I don’t know how we missed this, but a couple of weeks ago, one of our longtime favorites, The Well Reds, released a new video for their song “Carousels.” The song is characteristically grand, driving, and melancholic, but ultimately hopeful. Singer Jeremy Ezell describes it: “We all have a story. We all have a cycle to break. Carousels is a song for those who believe in something bigger than their circumstances.” Watch the video below and download the song (+4) for free at Noisetrade.
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Were you hoping this headline meant guitarist Jonny Greenwood had finally pushed the right sequence of buttons on his daisy-chained synthesizers and effects pedals to launch himself and his bandmates in Radiohead back a couple of decades, unleashing their experimental outer-space anti-rock stylings on a Stone Temple Pilots-fatigued 1995 public, Ziggy Stardust-style? Me too.
It’s still pretty good news though. Paste Magazine, which hosted a show at New York’s Tramps nightclub heralding the release of Radiohead’s smash second record, The Bends, has made available to the public a recording of that night’s set as a free download. It’s a great show, and a gift to both die-hards as well as the more faint-hearted Radiohead fan who doesn’t understand what all this bleeping and blooping has been about since OK Computer. Go on and get it!
The Hood Internet have a long history of creating genius musical concoctions from the best and brightest efforts out of urban music. This morning, a new release fromt the outfit title “Doin’ It Good” found its way online, and I think it may be their best effort to date. The Chicago based production-duo takes Kanye’s hit song “Good Life” and sets it to the tune of “Doin’ It Right,” off of Daft Punk’s new album, Random Access Memories. Click here to stream and download the offering.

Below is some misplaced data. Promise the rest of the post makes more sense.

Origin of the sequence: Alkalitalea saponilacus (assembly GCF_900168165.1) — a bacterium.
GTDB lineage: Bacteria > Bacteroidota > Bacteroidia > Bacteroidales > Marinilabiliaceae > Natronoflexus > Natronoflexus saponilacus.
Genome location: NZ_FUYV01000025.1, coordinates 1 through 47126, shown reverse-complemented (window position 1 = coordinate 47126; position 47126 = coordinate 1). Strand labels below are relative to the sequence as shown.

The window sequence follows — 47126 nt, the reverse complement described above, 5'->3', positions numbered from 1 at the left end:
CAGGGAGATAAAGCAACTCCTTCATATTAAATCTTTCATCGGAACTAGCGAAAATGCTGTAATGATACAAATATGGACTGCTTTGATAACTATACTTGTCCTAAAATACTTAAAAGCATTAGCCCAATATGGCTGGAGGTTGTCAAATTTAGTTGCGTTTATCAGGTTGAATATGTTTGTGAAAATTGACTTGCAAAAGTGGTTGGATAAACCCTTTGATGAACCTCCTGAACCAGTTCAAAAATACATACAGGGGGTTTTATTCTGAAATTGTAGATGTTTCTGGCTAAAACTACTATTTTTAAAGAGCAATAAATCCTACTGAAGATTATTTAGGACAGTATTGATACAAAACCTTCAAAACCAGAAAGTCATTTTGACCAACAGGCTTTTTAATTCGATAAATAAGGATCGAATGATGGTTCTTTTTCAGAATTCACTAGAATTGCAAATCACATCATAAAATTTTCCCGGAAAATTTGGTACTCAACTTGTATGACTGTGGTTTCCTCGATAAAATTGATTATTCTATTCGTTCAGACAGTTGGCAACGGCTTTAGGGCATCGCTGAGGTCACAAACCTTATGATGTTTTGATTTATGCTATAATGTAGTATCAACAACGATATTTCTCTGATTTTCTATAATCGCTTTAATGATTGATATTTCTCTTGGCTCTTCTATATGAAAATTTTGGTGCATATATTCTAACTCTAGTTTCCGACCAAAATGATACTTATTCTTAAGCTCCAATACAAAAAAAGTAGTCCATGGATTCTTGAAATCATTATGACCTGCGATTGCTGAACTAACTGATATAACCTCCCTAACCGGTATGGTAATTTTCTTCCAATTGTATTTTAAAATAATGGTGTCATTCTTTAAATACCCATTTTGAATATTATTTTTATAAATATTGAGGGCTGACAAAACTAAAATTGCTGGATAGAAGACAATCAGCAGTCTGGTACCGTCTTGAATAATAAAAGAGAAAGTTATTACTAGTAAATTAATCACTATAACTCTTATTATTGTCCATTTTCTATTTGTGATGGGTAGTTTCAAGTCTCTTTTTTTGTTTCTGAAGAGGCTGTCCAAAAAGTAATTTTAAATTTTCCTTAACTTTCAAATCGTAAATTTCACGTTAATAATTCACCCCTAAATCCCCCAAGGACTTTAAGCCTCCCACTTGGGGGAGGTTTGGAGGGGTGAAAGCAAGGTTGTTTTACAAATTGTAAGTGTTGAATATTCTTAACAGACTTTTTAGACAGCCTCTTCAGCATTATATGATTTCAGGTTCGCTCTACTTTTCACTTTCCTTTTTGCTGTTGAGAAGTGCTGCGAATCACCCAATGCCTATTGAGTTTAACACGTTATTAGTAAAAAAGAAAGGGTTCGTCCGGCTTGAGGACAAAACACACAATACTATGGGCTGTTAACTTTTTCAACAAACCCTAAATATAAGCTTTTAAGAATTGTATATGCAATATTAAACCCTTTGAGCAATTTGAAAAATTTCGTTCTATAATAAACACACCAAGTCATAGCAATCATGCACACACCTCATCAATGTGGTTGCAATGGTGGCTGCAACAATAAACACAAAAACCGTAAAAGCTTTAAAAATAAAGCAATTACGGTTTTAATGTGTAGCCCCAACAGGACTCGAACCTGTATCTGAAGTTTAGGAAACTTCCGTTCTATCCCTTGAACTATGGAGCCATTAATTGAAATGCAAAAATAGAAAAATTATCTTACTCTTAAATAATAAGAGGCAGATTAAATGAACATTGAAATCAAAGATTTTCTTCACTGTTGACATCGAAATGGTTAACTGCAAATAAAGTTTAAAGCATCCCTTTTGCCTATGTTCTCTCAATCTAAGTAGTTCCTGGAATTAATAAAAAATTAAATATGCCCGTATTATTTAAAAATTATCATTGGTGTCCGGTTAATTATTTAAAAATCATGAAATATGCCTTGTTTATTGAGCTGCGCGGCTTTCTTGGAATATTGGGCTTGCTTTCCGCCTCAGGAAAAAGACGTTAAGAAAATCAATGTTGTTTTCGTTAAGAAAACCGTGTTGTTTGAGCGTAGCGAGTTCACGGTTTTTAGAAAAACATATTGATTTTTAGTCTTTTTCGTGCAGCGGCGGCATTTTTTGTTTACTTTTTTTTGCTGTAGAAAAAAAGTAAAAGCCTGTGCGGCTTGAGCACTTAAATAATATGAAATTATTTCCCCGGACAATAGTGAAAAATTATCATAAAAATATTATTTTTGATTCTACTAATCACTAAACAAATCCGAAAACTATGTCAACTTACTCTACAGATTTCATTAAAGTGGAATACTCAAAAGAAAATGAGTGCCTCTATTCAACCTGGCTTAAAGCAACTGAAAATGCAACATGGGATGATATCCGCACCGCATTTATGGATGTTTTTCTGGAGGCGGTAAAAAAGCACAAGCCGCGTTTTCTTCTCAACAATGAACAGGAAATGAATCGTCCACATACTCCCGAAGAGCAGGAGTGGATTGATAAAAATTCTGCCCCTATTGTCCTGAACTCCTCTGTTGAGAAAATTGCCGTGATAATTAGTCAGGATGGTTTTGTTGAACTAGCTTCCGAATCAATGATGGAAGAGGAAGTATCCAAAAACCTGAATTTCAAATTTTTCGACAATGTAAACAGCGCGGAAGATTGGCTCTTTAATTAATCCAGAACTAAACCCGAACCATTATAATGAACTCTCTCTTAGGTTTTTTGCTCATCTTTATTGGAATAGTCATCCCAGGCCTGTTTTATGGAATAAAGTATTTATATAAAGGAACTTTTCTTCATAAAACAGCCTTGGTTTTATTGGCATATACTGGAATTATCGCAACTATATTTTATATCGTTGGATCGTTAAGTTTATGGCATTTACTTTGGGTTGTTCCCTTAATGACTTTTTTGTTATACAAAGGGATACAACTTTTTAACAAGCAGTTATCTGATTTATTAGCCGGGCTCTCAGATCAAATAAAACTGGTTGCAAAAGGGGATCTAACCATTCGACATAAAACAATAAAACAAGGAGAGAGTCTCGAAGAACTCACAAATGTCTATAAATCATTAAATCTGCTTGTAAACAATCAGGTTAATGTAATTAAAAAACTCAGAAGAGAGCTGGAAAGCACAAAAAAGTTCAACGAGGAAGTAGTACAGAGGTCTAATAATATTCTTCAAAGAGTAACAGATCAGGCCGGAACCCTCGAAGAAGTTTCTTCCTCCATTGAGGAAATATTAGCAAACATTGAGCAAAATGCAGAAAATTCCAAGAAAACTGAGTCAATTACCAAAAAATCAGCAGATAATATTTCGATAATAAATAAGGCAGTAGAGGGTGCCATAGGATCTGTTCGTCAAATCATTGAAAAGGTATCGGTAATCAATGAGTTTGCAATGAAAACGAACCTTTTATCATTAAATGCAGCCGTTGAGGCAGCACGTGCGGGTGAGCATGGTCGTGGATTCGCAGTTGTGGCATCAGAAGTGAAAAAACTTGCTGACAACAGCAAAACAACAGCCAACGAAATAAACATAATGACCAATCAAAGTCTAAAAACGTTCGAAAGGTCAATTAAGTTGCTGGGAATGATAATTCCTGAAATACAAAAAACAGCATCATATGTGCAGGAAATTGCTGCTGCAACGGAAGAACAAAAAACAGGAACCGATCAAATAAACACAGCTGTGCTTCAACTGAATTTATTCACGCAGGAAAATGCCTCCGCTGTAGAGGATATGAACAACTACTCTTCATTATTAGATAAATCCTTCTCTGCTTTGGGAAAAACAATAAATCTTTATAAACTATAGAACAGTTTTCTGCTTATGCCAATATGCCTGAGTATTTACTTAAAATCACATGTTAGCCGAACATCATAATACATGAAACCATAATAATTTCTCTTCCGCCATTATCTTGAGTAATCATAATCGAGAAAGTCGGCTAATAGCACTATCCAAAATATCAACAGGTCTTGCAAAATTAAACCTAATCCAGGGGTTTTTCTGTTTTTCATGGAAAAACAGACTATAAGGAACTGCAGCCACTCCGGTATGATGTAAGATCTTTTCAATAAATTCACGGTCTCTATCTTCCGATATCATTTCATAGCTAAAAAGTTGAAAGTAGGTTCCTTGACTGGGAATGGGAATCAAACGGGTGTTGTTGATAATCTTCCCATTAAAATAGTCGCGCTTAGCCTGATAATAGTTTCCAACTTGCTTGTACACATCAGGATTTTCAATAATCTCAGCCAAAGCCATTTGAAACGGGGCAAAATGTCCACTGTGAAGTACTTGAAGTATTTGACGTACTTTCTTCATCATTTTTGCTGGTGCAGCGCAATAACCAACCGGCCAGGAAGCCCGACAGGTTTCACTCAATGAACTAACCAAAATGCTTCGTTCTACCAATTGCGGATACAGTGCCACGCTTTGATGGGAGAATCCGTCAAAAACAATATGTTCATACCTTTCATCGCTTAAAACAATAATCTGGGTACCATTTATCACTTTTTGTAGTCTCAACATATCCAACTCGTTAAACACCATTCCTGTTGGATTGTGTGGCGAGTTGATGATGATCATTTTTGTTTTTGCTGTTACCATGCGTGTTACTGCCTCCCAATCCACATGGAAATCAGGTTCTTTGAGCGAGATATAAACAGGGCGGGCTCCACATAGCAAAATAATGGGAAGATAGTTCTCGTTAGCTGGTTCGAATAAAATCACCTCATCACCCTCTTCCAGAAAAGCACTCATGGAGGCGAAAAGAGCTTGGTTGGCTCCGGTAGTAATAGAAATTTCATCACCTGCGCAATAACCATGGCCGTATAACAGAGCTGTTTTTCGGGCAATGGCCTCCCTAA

Kaye West’s new album, Yeezus, hits stores next month. Random Access Memories is available now wherever musc is sold.
Alt-rock pop-punk outfit Pentimento have been through a rough patch for the past few months, dealing with the ugly legal side of the music industry. On their website, the Buffalo-based band explains that they have been at battle with their former label Panic Records over the rights to their recordings and the release of their debut self-titled album. The label has issued a legal threat to the band as well as to their current label Paper + Plastick and their second distribution label Black Numbers. As a result, the band has been unable to set any specific release dates or have any physical copies pressed. Even worse, they have decided to part ways with their labels in order to protect them from legal action.
Today, Panic Records released a statement in response to this matter, which you can read on their Facebook page. The message basically points out that “there are two sides to every story,” claiming that the band are responsible for the initiation of this legal debacle.
While the situation is still unresolved, Pentimento still want to get their music out, so they have made their debut LP available online for free, with the humble option of donating to help them cover the costs of recording. If you would like to support them, click here to read their side of the story, check out their music, and consider offering a contribution.
If you like Pentimento, you might also like OurStage’s own Otenki.
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While tuning my UHF dial and fiddling with my foil-covered coat-hanger antenna, I came across the Conan show, which was featuring a pretty dazzling young band. Ok, it was on YouTube. Turns out this entrancing three-piece is called The Spring Standards. Their beautiful three-part harmonies, top songs, spacious, textured arrangements made the transition from the national talk-show circuit to our very own studio in Somerville, Mass, where the trio lined up on some stools, broke out the melodica and guitars, and put on a display that¦well, you’ll just have to watch it to get it. We are thrilled to offer these videos to watch and songs to download for our latest Songs Of The Revolution session.
Be sure to check out the older SOTR sessions while you’re there.
Nemes joined us for an exclusive Songs Of The Revolution session during a June afternoon, on their way from their hometown of Worcester, Mass. to a show that evening at Church, a club in the Fenway area of Boston.
Named one of Alternative Press‘ Top 5 Unsigned Bands of 2010, this unique rock outfit boasts really solid songwriting, elevated by stellar harmonies and versatile violin playing¦as evidenced on the stripped-down performances here. Nemes is a band of natural performers, who blend with each other so well that we ended up just using a couple of microphones, capturing the ambiance of each song as it was in the room.
The band will be playing with OurStage faves Air Traffic Controller and last month’s Songs Of The Revolution featured artist Will Dailey on September 23 in Shirley, Mass. If you’re in the area, check out this great bill.